10. Committees formed to provide academic advice to the student, or to evaluate his/her academic progress – e.g., qualifying examination committees – are chosen by the program faculty, with the approval of the Dean.  The program faculty may assign the task of selecting such committees to the Graduate Program Director and/or the student’s sponsor.  The composition of dissertation committees, Master’s thesis committees, and faculty readers of Master’s literature reviews must meet specific Graduate School and program rules.  Aside from these constraints, the membership of such committees should be subject to the mutual consent of the student and the program faculty.  Final approval of all such committees by the Dean is required.  The Dean shall determine the final composition of such committees when there is an impasse between the student and the program faculty.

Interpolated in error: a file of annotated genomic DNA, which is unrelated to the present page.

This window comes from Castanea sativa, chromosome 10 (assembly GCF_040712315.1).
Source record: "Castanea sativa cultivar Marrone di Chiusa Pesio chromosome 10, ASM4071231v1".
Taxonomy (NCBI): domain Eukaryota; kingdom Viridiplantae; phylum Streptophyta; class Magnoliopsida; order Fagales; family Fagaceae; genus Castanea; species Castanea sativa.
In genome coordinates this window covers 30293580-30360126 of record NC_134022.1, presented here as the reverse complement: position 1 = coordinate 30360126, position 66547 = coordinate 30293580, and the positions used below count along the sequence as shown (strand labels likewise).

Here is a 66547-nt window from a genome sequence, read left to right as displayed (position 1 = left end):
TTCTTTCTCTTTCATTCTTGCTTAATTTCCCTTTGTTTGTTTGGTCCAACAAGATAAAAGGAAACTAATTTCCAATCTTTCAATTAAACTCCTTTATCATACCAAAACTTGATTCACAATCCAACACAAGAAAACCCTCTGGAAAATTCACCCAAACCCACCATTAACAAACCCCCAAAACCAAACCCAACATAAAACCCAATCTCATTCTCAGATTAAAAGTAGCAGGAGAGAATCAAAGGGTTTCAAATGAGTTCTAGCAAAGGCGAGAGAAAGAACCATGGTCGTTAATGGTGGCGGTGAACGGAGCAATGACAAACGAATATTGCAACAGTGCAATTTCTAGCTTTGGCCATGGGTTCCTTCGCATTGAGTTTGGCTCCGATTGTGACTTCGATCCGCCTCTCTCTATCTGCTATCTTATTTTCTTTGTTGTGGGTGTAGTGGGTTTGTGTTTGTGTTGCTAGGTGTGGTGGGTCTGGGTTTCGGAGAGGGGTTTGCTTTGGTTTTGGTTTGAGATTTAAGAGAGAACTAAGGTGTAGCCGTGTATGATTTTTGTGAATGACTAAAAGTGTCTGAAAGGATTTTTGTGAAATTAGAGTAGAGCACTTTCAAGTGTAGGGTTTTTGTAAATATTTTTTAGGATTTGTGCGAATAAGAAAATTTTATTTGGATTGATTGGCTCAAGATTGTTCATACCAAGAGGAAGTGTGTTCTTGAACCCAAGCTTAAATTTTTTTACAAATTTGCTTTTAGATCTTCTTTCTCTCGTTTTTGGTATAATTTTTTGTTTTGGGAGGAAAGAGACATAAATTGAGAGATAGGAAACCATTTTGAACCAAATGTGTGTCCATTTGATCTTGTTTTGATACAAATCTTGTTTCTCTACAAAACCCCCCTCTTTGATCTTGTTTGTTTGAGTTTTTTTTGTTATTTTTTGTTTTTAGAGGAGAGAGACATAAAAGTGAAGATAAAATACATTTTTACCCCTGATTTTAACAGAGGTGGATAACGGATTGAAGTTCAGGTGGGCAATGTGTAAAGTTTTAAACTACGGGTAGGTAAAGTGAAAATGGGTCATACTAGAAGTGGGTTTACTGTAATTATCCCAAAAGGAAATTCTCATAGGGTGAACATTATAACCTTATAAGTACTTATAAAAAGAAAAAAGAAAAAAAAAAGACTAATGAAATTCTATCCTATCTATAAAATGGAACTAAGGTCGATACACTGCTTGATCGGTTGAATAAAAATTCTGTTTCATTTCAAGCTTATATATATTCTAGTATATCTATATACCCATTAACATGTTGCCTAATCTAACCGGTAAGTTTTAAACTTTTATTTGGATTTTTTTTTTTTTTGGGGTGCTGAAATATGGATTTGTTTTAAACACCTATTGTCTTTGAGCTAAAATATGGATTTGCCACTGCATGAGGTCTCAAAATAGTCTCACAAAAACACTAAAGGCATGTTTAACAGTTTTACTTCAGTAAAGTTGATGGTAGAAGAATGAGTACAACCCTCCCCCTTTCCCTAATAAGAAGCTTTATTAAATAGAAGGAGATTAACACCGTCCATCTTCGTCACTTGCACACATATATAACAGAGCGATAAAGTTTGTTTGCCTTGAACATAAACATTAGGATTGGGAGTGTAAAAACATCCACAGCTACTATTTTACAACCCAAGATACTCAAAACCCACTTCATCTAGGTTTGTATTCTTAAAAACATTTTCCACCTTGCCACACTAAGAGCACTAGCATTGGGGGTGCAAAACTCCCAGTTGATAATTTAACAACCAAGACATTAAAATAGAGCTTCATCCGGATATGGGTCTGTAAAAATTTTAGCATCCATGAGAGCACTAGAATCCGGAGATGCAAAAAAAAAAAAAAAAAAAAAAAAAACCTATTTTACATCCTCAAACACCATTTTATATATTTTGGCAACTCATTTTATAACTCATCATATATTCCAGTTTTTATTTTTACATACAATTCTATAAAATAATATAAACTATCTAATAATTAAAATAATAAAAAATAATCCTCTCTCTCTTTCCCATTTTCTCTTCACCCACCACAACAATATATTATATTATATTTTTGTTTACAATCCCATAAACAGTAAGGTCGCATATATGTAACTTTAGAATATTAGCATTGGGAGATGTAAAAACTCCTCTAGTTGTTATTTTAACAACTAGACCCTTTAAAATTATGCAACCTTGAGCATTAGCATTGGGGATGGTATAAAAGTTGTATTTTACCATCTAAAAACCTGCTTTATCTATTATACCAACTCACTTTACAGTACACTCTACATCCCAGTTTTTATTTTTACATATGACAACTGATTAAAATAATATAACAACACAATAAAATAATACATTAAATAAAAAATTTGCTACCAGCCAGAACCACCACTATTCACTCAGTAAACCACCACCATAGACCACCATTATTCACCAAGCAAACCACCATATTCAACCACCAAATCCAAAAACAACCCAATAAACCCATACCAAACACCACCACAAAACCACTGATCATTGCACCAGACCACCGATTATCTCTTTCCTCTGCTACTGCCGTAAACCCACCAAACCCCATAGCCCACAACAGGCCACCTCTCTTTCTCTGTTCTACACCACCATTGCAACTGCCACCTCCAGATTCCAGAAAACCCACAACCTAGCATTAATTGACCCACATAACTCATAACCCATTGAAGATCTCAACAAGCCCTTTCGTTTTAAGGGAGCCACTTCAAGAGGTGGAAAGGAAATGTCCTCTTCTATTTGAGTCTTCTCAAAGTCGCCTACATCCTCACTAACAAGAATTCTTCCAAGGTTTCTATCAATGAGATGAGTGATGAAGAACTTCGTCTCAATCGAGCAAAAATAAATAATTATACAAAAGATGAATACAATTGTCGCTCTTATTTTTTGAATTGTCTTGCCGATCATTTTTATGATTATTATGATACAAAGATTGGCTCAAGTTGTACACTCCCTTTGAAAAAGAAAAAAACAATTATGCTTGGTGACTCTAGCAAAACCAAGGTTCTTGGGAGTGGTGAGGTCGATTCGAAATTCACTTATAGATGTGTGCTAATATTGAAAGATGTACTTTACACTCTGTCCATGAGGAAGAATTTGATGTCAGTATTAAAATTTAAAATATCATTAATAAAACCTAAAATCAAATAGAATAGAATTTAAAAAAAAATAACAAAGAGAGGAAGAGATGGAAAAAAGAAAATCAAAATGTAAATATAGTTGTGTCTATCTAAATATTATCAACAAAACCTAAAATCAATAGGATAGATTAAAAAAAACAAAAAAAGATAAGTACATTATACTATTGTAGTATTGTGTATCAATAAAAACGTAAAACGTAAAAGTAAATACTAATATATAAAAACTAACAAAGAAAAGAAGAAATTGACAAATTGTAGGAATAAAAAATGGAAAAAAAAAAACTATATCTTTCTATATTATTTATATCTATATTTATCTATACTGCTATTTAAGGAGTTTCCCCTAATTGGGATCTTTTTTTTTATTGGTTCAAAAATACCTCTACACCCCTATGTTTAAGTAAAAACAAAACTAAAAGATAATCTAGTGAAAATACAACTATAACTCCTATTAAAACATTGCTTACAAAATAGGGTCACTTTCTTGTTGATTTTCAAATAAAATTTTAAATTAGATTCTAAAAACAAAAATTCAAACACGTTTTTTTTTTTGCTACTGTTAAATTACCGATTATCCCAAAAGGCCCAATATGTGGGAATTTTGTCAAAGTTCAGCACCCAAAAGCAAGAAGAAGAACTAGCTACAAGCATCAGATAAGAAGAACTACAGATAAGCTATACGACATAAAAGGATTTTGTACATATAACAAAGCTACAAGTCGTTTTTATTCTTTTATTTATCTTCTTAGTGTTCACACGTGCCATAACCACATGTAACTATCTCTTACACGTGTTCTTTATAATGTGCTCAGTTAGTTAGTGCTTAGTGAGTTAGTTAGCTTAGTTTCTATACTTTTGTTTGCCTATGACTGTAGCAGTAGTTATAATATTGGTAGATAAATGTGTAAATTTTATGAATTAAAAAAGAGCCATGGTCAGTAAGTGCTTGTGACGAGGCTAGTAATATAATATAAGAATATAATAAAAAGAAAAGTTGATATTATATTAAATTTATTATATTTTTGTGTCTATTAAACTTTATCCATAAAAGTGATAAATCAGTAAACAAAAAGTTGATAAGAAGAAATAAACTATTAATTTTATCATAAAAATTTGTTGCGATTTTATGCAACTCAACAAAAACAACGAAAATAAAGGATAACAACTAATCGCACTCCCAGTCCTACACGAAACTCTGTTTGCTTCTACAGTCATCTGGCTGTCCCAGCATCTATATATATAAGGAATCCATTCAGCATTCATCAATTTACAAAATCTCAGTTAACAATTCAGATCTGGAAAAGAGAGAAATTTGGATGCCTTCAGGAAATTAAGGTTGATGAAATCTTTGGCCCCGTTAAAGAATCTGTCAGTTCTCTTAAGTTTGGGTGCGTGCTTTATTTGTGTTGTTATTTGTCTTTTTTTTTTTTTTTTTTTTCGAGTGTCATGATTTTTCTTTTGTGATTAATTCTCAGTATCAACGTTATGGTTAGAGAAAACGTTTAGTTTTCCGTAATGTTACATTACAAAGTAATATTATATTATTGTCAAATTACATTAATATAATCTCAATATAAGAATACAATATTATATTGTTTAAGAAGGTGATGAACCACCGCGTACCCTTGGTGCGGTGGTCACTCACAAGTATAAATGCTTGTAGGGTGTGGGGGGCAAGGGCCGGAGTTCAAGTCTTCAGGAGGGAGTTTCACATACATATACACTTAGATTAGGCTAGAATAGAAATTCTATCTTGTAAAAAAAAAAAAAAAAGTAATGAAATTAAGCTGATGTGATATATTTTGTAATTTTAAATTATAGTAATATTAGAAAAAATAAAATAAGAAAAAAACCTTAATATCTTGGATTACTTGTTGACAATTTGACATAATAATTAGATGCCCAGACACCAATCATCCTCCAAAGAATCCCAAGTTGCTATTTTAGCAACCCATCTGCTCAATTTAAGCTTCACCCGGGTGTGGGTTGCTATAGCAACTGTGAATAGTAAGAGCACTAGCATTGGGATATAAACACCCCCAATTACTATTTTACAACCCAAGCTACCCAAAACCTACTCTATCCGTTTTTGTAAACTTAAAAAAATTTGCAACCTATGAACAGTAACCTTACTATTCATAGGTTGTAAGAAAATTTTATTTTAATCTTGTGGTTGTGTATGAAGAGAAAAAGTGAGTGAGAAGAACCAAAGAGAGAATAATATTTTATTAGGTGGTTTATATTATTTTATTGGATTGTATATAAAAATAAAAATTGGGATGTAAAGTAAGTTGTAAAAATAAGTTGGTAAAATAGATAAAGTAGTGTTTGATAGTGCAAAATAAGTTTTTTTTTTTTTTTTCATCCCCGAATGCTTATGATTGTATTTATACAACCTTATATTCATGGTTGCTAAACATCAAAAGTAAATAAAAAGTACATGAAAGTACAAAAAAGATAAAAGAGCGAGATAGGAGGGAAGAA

Research Training and Intellectual Property Issues